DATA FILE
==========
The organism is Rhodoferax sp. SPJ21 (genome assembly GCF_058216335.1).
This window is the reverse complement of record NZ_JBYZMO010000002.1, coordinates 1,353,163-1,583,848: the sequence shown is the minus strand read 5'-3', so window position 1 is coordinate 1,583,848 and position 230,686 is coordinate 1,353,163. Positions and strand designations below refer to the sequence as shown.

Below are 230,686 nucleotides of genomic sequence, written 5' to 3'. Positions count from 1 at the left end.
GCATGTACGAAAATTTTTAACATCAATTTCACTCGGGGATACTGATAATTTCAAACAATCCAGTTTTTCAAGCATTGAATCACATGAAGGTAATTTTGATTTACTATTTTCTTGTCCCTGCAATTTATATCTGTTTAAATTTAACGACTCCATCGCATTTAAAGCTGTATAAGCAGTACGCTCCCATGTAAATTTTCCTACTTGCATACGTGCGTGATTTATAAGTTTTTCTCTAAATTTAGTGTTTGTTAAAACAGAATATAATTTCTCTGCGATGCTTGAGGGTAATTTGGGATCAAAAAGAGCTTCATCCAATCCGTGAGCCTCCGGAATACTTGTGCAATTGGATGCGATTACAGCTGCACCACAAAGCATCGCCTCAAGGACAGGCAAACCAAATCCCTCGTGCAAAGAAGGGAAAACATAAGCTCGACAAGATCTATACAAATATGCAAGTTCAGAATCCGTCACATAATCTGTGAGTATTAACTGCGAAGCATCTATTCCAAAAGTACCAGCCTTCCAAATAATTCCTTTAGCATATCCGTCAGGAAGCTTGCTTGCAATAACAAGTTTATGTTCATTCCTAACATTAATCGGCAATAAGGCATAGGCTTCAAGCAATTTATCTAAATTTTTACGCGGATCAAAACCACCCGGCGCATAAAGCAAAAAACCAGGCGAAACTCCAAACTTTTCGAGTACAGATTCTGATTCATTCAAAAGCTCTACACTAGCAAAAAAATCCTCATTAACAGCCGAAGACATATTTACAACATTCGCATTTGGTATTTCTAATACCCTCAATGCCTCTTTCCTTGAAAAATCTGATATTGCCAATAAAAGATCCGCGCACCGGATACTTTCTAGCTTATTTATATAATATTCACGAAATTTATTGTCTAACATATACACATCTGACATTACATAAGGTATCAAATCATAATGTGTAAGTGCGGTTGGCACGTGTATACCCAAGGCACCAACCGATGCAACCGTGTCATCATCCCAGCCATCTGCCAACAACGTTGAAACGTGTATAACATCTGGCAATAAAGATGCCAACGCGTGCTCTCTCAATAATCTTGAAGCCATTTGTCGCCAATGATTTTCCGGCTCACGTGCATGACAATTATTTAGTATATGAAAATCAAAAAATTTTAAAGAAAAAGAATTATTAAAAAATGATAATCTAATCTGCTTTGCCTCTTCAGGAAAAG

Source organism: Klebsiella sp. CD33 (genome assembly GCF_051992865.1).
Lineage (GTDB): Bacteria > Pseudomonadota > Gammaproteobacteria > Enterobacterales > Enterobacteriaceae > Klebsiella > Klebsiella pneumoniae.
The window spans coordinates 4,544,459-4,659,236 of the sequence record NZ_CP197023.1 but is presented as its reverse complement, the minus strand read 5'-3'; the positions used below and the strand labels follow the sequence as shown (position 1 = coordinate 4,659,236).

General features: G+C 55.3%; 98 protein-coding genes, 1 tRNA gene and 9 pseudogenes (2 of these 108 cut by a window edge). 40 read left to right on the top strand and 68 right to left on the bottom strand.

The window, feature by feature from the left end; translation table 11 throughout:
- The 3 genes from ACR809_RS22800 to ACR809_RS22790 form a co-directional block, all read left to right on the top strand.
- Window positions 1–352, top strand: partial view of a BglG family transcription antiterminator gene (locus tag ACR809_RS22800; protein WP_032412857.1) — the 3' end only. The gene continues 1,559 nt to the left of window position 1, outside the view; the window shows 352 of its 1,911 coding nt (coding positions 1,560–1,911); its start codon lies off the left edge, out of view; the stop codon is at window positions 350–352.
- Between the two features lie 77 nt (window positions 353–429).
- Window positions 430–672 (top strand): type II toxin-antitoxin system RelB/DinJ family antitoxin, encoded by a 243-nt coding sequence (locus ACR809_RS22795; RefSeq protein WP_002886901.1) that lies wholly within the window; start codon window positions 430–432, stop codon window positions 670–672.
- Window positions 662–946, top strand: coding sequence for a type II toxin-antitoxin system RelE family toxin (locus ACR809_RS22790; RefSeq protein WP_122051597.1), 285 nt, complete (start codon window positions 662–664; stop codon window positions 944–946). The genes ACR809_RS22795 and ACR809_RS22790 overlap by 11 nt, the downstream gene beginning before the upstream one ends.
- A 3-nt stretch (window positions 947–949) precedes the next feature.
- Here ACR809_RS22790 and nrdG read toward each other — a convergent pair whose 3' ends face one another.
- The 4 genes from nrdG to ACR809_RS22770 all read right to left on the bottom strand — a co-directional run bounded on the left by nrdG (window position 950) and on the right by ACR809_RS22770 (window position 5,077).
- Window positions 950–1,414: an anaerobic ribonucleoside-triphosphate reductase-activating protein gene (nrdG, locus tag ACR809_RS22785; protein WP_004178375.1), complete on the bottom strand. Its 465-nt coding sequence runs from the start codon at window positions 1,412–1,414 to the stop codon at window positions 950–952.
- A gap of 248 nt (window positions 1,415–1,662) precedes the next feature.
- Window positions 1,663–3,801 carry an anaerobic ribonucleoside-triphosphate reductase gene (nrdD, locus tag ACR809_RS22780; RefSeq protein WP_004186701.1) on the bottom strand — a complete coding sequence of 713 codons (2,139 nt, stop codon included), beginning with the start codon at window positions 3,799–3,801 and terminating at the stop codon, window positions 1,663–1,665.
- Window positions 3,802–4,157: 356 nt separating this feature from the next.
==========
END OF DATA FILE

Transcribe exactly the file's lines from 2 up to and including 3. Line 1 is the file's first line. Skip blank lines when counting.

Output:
This window is the reverse complement of record NZ_JBYZMO010000002.1, coordinates 1,353,163-1,583,848: the sequence shown is the minus strand read 5'-3', so window position 1 is coordinate 1,583,848 and position 230,686 is coordinate 1,353,163. Positions and strand designations below refer to the sequence as shown.

Below are 230,686 nucleotides of genomic sequence, written 5' to 3'. Positions count from 1 at the left end.